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House Speaker John Boehner is resigning

Speaker of the House John Boehner, R-OH, answers questions from reporters during his weekly briefing on Capitol Hill in Washington, D.C., Dec. 5, 2013. (Photo by Jim Watson/AFP/Getty)
Speaker of the House John Boehner, R-OH, answers questions from reporters during his weekly briefing on Capitol Hill in Washington, D.C., Dec. 5, 2013.
And in a way, Boehner is poised to become exactly that. There's no modern precedent for a Speaker simply quitting in the middle of a Congress -- but that's exactly what the GOP leader is doing.

Republican House Speaker John Boehner will resign as Speaker and leave his seat at the end of October, NBC News has confirmed. A Boehner aide told NBC News that the Speaker “believes putting members through prolonged leadership turmoil would do irreparable damage to the institution. He is proud of what this majority has accomplished, and his Speakership, but for the good of the Republican Conference and the institution, he will resign the Speakership and his seat in Congress, effective October 30.”

This is nothing short of stunning. There's been increasingly loud chatter on Capitol Hill about right-wing House members plotting a coup against the Speaker, but by most measures, the rebellious members lacked the numbers to pull it off. Most believed Boehner would continue to serve, at least through the end of next year.
But those assessments are suddenly being thrown out the window. The beleaguered, often hapless Speaker isn't just ready to give up his gavel, he's walking away from the institution in which he's served for nearly a quarter-century.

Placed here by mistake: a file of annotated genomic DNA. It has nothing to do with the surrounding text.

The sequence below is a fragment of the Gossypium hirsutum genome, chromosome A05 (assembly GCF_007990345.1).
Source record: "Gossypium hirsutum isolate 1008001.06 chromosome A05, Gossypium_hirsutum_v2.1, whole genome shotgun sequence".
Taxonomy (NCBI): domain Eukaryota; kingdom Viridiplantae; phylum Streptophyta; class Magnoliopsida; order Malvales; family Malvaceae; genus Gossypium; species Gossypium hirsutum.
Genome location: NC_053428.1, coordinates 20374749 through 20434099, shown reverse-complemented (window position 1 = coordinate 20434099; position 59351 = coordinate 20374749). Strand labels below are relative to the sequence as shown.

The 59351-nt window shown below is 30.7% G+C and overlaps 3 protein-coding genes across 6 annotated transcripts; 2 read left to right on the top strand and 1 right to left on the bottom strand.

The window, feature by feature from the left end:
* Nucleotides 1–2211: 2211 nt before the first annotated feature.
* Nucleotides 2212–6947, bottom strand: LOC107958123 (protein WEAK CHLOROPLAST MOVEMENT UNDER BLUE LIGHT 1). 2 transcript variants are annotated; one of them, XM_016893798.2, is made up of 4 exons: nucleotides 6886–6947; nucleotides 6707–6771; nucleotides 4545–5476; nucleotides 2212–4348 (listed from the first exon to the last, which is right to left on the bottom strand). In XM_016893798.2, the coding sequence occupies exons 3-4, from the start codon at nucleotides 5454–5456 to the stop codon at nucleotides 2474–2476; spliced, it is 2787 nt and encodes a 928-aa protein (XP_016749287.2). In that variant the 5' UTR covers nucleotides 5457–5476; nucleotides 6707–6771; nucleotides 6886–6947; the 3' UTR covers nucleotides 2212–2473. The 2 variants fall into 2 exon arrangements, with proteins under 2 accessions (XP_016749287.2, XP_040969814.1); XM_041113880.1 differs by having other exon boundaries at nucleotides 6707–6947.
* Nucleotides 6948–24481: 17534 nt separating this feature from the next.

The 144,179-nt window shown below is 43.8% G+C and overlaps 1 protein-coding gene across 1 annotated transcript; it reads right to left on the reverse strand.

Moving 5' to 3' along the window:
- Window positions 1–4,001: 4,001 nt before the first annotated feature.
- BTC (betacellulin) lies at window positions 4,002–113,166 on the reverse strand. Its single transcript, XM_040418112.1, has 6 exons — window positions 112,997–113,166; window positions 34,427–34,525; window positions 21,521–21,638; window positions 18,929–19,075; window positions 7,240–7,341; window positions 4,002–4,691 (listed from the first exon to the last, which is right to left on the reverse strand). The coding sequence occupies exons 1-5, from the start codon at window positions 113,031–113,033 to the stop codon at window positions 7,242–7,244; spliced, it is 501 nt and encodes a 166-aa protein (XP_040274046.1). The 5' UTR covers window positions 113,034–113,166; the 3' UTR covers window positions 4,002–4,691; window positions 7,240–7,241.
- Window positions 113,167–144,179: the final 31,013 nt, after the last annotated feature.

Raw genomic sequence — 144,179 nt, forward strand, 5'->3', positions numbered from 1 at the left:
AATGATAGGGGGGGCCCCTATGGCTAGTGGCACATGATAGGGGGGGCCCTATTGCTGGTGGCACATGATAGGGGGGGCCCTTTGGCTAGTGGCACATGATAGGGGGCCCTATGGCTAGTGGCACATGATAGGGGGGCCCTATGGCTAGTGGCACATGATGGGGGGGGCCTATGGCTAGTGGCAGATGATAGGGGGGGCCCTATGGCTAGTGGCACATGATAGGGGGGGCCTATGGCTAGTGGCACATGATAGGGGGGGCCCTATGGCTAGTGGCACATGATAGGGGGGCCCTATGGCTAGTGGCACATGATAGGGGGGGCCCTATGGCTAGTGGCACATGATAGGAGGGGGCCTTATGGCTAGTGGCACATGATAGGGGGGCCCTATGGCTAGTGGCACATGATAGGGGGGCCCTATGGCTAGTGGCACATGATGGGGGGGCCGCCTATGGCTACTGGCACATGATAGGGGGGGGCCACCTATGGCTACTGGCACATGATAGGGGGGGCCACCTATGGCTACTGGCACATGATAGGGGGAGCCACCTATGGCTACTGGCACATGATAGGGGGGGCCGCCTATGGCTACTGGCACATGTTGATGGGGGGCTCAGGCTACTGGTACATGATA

First Update: The Boehner aide who spoke to NBC said Boehner is concerned about  "prolonged leadership turmoil," but at least some turmoil is now inevitable. Former House Majority Leader Eric Cantor (R-Va.) was ousted last year in a primary, which leaves current House Majority Leader Kevin McCarthy (R-Calif.) next in line. The California Republican, however, is already the least experienced floor leader in congressional history, and there will be credible questions as to whether he's genuinely prepared for a position that would leave him second in the line of presidential succession.
There are rumors this morning that House Majority Whip Steve Scalise (R-La.) may make a run for Boehner's gavel, but the scuttlebutt has not been confirmed. Given the state of the House GOP caucus, it's not altogether clear why anyone would want this job anyway.
Second Update: Democrats who may welcome the departure of a hapless Republican Speaker should probably be careful what they wish for. Boehner's replacement will almost certainly be even further to the right, even less interested in compromise, and even more committed to dangerous brinkmanship.
Third Update: Boehner will depart Congress with a troubled legacy. Over the course of nearly five years as Speaker, the Ohio Republican shut down the government, deliberately initiated the nation's first modern debt-ceiling crisis, helped create conditions in which the House careened from one self-imposed crisis to the next every few months, and routinely found that his own members ignored his attempts at leadership.
His aide said Boehner is "proud of what this majority has accomplished," but it's not at all clear that it's accomplished much of anything.
Final Update: We have more on Boehner's legacy and his likely successor.